Leading banana and pineapple exporting company in West Africa, Golden Exotic Limited (GEL), has warned that Ghana risks losing millions of euros as government delays in ratifying the Economic Partnership Agreement (EPA) signed with the European Union (EU) before it expires on October 1, 2016.
In December 2007, Ghana initialled an interim EPA to avoid a similar tariff action after the preferential trade agreement enjoyed under a previous treaty, named the Cotonou Accord expired in the year 2000.
GEL, which makes an annual tax payment of 35 million euros to government, further cautioned that thousands of Ghanaian workers will lose their jobs if pragmatic steps are not taken to secure the trade market between Europe and the West African sub-region.
Speaking on the Citi Breakfast Show, the Corporate Affairs Manager of GEL, Mr. George Kporye, stated that it is important for government to give hope to the export market since the expiration date is already having an adverse effect on the sector as companies cut down on investment.
“On October 1, 2016 if we don’t have anything it will mean that we have to pay tariffs when we export to Europe”, he said, adding that banana for instance will attract a 19.4 percent increase while pineapple attracts 2.3 percent tariff increase.
He explained that such high tariffs will mean that the company has to fold up and send home the over 2,000 Ghanaians it employs.
He added that, already, exporters are facing terrible times due to the volatility in the exchange rate regime, as well as the power crisis that hit the country recently.
“The power situation has been terrible. We use a lot power to irrigate and use it to refrigerate the products, today our electricity bills have gone up by 75 percent to what we used to spend in December”, he lamented.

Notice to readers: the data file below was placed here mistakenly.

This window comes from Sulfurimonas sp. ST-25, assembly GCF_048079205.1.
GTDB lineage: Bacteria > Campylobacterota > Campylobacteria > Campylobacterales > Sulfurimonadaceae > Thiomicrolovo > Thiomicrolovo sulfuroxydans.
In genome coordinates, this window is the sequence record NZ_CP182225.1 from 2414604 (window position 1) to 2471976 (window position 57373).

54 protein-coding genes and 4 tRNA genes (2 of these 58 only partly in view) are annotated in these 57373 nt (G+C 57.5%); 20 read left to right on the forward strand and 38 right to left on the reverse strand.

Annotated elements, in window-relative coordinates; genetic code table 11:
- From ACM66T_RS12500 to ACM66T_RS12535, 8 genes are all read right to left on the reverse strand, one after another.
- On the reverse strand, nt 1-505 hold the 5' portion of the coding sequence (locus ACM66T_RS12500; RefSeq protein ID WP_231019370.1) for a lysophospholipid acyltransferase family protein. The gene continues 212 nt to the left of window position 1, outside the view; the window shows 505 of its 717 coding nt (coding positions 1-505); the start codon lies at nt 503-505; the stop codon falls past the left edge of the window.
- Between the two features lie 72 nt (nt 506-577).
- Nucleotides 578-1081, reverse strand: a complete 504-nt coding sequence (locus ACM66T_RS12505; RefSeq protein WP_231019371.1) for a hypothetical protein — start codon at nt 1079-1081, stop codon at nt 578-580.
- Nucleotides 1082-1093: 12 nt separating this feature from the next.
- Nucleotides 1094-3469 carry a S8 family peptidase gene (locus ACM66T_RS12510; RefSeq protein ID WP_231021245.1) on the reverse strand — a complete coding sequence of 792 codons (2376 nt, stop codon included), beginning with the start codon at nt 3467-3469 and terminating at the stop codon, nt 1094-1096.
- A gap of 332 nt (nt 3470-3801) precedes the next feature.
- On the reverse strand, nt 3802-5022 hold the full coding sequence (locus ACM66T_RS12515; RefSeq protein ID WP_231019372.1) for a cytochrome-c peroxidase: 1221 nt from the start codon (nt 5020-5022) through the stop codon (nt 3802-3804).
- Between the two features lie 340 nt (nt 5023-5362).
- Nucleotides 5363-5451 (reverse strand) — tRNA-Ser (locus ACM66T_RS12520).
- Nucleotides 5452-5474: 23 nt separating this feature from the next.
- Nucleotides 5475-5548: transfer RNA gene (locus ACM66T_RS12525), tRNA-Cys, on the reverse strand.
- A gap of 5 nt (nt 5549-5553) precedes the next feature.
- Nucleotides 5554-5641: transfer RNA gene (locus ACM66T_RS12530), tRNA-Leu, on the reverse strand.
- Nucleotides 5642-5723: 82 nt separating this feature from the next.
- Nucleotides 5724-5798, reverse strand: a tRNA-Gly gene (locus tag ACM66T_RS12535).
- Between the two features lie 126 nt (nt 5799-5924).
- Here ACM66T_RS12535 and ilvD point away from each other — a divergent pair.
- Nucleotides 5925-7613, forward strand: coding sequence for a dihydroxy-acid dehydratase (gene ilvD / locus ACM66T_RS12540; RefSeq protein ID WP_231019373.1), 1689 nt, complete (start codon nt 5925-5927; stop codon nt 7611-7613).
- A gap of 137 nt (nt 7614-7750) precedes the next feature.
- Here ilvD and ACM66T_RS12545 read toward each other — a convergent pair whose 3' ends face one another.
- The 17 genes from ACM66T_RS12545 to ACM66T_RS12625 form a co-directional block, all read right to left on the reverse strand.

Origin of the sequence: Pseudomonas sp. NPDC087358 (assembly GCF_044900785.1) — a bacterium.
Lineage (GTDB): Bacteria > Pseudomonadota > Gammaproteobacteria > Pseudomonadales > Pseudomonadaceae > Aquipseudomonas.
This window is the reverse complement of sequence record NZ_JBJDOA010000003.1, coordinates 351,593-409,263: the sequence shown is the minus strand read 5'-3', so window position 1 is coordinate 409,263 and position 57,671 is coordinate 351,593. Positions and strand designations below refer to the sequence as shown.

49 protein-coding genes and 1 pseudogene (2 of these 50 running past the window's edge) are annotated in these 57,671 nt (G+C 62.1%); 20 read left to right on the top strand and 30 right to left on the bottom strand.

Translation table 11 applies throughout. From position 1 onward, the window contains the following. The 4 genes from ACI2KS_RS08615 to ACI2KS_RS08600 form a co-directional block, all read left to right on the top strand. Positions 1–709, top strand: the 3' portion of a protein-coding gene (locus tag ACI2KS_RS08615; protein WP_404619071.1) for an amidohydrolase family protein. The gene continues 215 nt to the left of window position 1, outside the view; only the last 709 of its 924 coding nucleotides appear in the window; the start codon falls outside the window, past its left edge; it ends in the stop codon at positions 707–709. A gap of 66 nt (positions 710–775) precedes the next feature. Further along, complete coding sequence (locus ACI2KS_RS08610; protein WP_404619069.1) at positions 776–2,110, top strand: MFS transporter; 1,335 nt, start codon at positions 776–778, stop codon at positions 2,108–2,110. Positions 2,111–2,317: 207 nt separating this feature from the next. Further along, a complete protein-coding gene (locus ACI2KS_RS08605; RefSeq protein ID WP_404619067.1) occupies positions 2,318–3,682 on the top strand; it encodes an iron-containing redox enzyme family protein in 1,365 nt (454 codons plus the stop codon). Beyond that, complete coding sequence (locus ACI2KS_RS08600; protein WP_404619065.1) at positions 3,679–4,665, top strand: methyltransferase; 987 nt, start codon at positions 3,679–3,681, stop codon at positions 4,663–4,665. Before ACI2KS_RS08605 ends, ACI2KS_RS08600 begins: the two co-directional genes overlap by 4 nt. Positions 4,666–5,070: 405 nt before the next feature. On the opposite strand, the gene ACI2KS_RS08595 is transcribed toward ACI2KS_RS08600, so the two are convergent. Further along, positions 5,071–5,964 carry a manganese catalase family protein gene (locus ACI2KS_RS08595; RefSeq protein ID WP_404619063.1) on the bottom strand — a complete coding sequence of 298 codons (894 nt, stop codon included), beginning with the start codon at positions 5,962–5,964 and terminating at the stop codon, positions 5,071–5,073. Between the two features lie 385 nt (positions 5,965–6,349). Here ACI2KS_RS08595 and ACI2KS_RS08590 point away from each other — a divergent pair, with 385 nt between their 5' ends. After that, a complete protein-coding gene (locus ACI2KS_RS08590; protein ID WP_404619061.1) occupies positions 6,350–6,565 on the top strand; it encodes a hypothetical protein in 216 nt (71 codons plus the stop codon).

He stated that the company spent 650,000 euros in 2015, but with the increase in electricity tariff it is likely to hit a million euros this year.
Interim Agreement in 2007
Ghana in December 2007 initialed an interim EPA to avoid a similar tariff action after the preferential trade agreement enjoyed under a previous treaty , named the Cotonou Accord expired in the year 2000.
Since 2000, African, Caribbean and Pacific countries (ACP) had been working with the EU Commission to sign a non-preferential bilateral trade treaty in which either side would offer both tariffs and concession, but in a regime that favours the ACP countries more.
ECOWAS member states including Ghana have been working since 2000 to sign the pact as a sub-region with the EU.
Trade volume between EU and Ghana
Trade volume between the EU and Ghana as at 2013 was estimated at 11.2 billion euros from 1.9 billion euros in 2000. Currently, the EU is Ghana’s biggest trading partner as trade volumes is further estimated to surge.
Trade analysts and financial experts have expressed worry over government’s lack of clear direction on the matter as income from EU is crucial for Ghana’s investment and economic expansion. In all, Ghana’s delay in signing a substantive Economic Partnership Agreement (EPA) with the European Union means a 20.5 percent tariff increment looms.
Government has until October 1 this year, to sign unto the agreement even though its intentions are unclear, sending mixed signals to exporters who fear higher taxes would be slapped on their produce making it less competitive.
Some of the producers and exporters who have expressed worry include; agro processing companies such as Golden Exotics, HPW Fresh and Dry, Blue Skies, Barry Callebaut and other cocoa processing companies producing for the EU market. Also, canned tuna exporters such as Pioneer Food Carney would be affected. Ghana was unable to qualify as it was elevated to join a league of lower middle income countries.
Listen to full interview
By: Lawrence Segbefia/citibusinessnews.com/Ghana